In order to make a mechanism to pick up the right person can solve this problem. In this connection, the precise proposal is that a separate cadre for Principals should be created on the following lines.
- The purpose is to select the best leaders for educational institutions.
- Eligibility: Teachers working in BPS-18 onward can apply for the position of Principal.
- Selection Procedure: All applicants need to appear in a written exam specially designed to test: basic communication skills, psychological test, and interview to assess emotional stability, aptitude, and leadership skills.
- Rigorous Training: Those selected must undergo a rigorous training for six to nine months. The training modules can be designed by the experts on educational leadership.
- Pay &Perks: They should be given reasonable pay and perks, like residence at campus and conveyance.
- Devolving powers: The principles should be given enough room so that they can at least make some necessary adjustments according to the local conditions.
A genuine educational leader knows what to do
The chain of command virtually breaks at the level of principal, he has to receive all administrative fuss from above but he can’t pass it ‘down’ to his colleagues. If he does so he kills the spirit of cooperation.
There may be no foolproof procedure to ensure hundred percent results but even if we are able to get close to a ninety percent, it will be a big leap forward. Presently, I am not sure if we are lucky enough to get only ten percent capable leaders as principals. Bringing in true leaders can improve the academic environment many folds within one academic session.
A genuine educational leader is supposed to know the spirit of education and importance of collegial governance. Both right now are badly missing in most of the colleges for two reasons. Firstly, the bureaucratic top layer of administration needs to be trained to think and act in terms of hierarchy. They find it hard to overcome their orientation and learn that education is a different ball game. So they keep operating in command and compliance model.
The chain of command virtually breaks at the level of principal, he has to receive all administrative fuss from above but he can’t pass it ‘down’ to his colleagues. If he does so he kills the spirit of cooperation. If he doesn’t he needs a bigger stature. Here, the second reason comes into play. Since overall an incompetent lot is installed through a flawed process they have no guts to understand that buck stops at their table. Instead, they try to ape a typical bureaucrat, they consider a model and thus fail to deliver except for the fake compliance reports. My personal experience of working as principal tells that if you treat your faculty members as “subordinates” you lose their pro-active cooperation.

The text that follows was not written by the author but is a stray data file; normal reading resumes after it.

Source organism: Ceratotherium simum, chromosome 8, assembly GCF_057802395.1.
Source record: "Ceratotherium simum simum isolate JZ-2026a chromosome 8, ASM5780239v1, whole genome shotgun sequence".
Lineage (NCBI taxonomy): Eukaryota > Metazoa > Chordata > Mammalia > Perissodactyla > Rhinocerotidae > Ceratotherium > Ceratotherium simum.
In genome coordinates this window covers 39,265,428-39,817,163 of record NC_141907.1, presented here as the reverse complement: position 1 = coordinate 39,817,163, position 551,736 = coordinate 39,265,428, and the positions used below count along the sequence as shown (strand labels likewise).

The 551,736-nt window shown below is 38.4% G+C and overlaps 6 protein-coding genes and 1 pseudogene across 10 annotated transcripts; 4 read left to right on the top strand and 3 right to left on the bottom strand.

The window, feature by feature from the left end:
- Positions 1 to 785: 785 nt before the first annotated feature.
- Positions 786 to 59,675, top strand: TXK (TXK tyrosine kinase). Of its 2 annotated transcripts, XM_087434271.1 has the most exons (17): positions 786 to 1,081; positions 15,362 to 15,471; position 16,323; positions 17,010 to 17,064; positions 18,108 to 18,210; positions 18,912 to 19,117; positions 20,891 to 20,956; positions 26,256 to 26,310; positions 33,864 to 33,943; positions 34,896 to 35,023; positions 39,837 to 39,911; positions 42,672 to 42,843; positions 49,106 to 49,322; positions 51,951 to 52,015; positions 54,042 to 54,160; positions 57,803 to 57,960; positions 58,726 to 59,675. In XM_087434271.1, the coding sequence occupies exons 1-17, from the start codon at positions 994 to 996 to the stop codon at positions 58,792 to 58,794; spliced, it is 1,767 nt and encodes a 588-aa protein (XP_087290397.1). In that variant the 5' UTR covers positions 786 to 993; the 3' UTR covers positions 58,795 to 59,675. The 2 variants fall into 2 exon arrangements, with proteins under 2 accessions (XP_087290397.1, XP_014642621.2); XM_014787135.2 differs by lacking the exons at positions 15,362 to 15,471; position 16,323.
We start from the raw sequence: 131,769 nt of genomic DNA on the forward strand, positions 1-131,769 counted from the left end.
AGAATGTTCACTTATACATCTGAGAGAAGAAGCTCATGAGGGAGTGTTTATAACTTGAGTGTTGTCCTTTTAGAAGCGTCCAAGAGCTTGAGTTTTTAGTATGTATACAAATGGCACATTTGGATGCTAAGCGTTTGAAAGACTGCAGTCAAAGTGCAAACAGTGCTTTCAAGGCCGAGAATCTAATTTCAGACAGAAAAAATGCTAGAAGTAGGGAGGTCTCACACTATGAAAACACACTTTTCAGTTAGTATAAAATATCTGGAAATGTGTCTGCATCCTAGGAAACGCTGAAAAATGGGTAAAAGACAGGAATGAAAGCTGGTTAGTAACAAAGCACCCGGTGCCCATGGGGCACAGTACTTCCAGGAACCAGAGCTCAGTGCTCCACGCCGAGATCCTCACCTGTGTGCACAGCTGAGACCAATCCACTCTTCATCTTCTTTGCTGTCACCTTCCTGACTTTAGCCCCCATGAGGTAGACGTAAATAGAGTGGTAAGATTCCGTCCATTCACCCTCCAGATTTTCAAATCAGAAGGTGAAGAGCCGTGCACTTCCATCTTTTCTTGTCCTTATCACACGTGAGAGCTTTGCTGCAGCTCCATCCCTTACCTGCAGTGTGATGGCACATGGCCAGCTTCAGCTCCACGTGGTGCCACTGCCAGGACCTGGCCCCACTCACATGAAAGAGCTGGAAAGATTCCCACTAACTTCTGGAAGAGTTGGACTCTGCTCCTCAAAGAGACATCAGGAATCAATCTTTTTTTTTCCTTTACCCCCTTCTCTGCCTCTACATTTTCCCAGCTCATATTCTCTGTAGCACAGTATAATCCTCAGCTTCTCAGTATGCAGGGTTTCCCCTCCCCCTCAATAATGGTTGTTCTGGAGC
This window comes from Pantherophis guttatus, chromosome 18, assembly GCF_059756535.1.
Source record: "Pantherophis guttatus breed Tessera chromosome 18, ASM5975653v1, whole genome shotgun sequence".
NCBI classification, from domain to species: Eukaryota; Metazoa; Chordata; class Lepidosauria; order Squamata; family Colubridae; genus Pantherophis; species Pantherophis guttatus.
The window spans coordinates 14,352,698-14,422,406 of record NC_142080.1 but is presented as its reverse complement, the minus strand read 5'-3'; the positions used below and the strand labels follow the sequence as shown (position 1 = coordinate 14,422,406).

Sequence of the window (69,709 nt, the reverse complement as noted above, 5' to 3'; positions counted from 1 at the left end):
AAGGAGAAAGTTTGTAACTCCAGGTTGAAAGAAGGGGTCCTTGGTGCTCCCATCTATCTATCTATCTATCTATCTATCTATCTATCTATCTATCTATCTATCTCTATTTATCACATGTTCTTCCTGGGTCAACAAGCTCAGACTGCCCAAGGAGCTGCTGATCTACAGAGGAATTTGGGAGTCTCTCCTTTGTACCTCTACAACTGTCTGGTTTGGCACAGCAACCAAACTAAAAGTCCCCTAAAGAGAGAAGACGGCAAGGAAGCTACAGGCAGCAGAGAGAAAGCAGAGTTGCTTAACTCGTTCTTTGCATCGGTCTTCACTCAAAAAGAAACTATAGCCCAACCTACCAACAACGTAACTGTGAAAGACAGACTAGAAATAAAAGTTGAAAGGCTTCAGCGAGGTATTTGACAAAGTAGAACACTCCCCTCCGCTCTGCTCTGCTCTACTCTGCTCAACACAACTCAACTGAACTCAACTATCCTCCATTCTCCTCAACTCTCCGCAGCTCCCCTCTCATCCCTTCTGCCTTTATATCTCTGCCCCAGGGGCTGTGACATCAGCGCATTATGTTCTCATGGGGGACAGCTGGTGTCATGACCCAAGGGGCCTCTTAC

Cultivating culture at campus
There are indeed some great examples of leadership, commitment, and hard work. Despite constraints, they did give their best to the institutions they lead.
Besides resolving this governance dilemma, any true educational leader would know the importance of the cultivation of a culture of CCAs at campuses through the generation of genuine activities with the pro-active participation of students and teachers. In every institution, there are (at least) a few faculty members who’re not only brilliant and bright but also eager to contribute something meaningful for the institution. However, mainly uninspiring leadership doesn’t let them do anything productive, so, they become a part of dull campus routine or focus on personal pursuits. A true leader would simply unleash this creative core.
Towards the conclusion, good selection of educational leaders can amazingly change the academic landscape. Surely, it will not resolve all the educational issues related curriculum, textbooks, training of the teachers, examination system, and so on. However, competent leaders of the institutions can still turn intellectual wastelands into seats of learning. There are indeed some great examples of leadership, commitment, and hard work. Despite constraints, they did give their best to the institutions they lead. They earned respect and left their mark. The role of the department is to find such leaders and also to let them work.
Shahid Anwar is a social and political analyst based in Islamabad. He has been writing for Dawn, The Nation, The News, and Weekly Cutting Edge The views expressed in this article are the author’s own and do not necessarily reflect Global Village Space’s editorial policy.